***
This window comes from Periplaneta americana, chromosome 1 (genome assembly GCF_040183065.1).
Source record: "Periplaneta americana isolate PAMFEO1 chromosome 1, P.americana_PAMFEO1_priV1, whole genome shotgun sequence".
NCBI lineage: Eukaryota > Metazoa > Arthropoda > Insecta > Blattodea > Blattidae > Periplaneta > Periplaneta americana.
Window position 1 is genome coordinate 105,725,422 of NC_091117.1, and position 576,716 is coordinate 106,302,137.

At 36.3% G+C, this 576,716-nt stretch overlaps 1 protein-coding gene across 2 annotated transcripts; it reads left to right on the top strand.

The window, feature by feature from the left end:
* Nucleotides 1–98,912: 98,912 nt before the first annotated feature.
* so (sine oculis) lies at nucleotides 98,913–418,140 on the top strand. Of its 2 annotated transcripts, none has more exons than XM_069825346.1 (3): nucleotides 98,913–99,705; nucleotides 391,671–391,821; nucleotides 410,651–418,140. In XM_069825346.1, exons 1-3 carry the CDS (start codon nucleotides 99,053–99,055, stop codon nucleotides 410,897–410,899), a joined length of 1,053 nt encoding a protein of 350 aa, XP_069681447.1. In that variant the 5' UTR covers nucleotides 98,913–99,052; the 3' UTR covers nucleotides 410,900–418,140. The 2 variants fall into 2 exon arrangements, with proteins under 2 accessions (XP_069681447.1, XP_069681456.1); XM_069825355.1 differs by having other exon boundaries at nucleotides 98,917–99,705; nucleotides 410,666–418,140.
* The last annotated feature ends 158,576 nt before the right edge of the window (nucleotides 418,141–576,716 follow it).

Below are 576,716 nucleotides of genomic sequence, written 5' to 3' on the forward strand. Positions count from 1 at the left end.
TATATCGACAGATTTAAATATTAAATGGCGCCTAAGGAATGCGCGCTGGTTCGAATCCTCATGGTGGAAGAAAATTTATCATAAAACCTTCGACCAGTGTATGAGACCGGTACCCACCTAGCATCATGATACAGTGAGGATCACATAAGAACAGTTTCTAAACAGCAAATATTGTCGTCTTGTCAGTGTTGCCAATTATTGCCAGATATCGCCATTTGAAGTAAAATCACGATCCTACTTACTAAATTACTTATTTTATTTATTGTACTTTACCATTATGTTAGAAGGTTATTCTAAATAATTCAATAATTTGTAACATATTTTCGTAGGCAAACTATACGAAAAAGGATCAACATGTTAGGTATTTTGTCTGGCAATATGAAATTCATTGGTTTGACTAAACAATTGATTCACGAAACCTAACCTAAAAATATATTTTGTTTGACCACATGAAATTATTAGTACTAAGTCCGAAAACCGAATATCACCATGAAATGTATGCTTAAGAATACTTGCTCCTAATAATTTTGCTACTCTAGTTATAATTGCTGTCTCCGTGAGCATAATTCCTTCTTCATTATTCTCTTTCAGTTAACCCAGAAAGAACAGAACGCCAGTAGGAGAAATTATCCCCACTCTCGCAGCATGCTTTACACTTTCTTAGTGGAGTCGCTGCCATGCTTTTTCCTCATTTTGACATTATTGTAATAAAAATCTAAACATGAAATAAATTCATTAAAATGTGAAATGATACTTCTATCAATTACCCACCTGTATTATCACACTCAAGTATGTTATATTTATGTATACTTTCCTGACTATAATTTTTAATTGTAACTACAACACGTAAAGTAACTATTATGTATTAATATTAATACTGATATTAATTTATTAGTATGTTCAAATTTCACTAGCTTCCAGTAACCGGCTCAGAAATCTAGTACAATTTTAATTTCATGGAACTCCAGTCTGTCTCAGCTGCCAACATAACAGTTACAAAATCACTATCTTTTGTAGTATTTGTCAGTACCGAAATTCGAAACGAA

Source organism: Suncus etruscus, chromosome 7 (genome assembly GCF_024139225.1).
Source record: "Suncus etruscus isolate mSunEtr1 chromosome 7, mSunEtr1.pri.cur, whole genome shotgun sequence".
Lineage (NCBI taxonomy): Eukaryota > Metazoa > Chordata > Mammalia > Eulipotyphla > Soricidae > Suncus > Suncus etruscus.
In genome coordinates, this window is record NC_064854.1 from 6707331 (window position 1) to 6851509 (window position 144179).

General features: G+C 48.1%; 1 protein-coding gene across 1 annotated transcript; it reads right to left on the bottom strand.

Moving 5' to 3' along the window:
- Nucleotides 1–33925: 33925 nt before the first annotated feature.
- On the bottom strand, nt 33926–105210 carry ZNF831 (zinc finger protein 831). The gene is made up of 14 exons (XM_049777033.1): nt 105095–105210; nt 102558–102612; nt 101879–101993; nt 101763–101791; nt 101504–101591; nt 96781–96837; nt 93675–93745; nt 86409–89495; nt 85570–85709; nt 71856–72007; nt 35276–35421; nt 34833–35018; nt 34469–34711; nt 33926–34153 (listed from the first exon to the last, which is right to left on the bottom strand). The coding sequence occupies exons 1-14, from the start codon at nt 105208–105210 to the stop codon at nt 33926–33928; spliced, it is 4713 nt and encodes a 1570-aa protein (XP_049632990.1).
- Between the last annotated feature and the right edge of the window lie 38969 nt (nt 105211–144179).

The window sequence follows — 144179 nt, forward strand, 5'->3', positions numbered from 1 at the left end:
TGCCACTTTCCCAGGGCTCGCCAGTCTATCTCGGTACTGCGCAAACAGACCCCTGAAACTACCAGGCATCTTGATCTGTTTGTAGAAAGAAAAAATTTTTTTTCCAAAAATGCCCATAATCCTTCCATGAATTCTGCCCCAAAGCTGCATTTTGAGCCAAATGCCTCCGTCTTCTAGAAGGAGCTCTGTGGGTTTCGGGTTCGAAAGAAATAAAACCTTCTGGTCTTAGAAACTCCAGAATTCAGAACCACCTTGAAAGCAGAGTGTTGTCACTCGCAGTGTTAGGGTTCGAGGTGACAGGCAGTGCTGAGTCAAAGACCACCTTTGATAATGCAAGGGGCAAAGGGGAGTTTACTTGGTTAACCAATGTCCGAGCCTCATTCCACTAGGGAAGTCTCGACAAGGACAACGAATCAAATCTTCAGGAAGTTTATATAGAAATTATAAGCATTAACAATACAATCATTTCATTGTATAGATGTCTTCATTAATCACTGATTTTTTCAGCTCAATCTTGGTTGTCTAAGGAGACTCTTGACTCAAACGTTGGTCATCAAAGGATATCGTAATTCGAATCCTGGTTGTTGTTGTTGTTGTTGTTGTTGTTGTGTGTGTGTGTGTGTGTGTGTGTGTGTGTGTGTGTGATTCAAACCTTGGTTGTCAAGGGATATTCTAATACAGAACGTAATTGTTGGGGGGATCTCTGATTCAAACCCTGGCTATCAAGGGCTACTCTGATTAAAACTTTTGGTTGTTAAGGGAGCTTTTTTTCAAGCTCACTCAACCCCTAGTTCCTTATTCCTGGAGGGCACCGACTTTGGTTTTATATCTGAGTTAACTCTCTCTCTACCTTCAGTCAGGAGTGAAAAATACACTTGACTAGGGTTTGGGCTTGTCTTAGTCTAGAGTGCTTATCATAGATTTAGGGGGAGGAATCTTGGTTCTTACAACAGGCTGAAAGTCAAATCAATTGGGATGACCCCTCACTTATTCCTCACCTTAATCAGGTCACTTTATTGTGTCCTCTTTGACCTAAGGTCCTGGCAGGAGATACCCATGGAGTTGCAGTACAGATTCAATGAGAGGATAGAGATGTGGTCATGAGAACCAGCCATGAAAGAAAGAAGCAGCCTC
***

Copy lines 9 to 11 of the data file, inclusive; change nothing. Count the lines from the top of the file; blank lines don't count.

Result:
* The last annotated feature ends 158,576 nt before the right edge of the window (nucleotides 418,141–576,716 follow it).

Below are 576,716 nucleotides of genomic sequence, written 5' to 3' on the forward strand. Positions count from 1 at the left end.
TATATCGACAGATTTAAATATTAAATGGCGCCTAAGGAATGCGCGCTGGTTCGAATCCTCATGGTGGAAGAAAATTTATCATAAAACCTTCGACCAGTGTATGAGACCGGTACCCACCTAGCATCATGATACAGTGAGGATCACATAAGAACAGTTTCTAAACAGCAAATATTGTCGTCTTGTCAGTGTTGCCAATTATTGCCAGATATCGCCATTTGAAGTAAAATCACGATCCTACTTACTAAATTACTTATTTTATTTATTGTACTTTACCATTATGTTAGAAGGTTATTCTAAATAATTCAATAATTTGTAACATATTTTCGTAGGCAAACTATACGAAAAAGGATCAACATGTTAGGTATTTTGTCTGGCAATATGAAATTCATTGGTTTGACTAAACAATTGATTCACGAAACCTAACCTAAAAATATATTTTGTTTGACCACATGAAATTATTAGTACTAAGTCCGAAAACCGAATATCACCATGAAATGTATGCTTAAGAATACTTGCTCCTAATAATTTTGCTACTCTAGTTATAATTGCTGTCTCCGTGAGCATAATTCCTTCTTCATTATTCTCTTTCAGTTAACCCAGAAAGAACAGAACGCCAGTAGGAGAAATTATCCCCACTCTCGCAGCATGCTTTACACTTTCTTAGTGGAGTCGCTGCCATGCTTTTTCCTCATTTTGACATTATTGTAATAAAAATCTAAACATGAAATAAATTCATTAAAATGTGAAATGATACTTCTATCAATTACCCACCTGTATTATCACACTCAAGTATGTTATATTTATGTATACTTTCCTGACTATAATTTTTAATTGTAACTACAACACGTAAAGTAACTATTATGTATTAATATTAATACTGATATTAATTTATTAGTATGTTCAAATTTCACTAGCTTCCAGTAACCGGCTCAGAAATCTAGTACAATTTTAATTTCATGGAACTCCAGTCTGTCTCAGCTGCCAACATAACAGTTACAAAATCACTATCTTTTGTAGTATTTGTCAGTACCGAAATTCGAAACGAA